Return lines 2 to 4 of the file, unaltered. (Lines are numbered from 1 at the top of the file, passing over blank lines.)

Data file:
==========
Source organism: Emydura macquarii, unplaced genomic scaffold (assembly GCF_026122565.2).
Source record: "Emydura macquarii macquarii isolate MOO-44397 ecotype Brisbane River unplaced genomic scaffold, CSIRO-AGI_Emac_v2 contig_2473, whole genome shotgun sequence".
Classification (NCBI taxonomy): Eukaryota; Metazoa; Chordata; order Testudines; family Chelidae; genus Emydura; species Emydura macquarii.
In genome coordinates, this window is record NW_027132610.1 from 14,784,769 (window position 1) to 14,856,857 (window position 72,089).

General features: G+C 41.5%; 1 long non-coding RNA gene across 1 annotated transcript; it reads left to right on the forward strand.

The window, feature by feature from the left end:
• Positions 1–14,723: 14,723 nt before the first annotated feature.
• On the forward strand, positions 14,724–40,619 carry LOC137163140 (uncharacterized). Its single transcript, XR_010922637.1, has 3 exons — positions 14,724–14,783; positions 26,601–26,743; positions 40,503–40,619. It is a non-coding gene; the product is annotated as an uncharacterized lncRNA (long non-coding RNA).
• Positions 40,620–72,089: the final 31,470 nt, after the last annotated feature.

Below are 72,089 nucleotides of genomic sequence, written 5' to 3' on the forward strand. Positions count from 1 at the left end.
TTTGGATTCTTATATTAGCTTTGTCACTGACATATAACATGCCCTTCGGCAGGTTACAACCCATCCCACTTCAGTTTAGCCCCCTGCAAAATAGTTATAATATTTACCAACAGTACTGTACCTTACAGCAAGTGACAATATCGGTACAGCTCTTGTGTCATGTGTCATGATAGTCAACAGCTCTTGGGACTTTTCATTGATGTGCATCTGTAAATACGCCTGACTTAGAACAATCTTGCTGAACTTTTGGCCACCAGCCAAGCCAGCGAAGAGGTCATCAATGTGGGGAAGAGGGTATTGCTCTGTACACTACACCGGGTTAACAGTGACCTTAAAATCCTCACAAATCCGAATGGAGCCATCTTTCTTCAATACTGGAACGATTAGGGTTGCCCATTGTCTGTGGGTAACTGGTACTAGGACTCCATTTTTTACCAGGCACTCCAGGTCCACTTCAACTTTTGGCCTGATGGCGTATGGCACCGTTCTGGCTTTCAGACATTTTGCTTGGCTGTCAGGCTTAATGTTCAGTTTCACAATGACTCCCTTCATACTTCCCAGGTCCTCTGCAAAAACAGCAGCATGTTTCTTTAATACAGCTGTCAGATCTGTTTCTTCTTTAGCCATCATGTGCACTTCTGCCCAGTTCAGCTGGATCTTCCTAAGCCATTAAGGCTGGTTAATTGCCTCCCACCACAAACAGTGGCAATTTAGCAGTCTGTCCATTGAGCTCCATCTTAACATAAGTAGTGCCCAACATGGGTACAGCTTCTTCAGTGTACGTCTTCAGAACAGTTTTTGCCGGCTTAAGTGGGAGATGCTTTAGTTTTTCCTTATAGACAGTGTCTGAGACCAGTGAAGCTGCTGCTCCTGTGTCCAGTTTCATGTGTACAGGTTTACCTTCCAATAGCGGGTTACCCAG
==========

Source record: "Emydura macquarii macquarii isolate MOO-44397 ecotype Brisbane River unplaced genomic scaffold, CSIRO-AGI_Emac_v2 contig_2473, whole genome shotgun sequence".
Classification (NCBI taxonomy): Eukaryota; Metazoa; Chordata; order Testudines; family Chelidae; genus Emydura; species Emydura macquarii.
In genome coordinates, this window is record NW_027132610.1 from 14,784,769 (window position 1) to 14,856,857 (window position 72,089).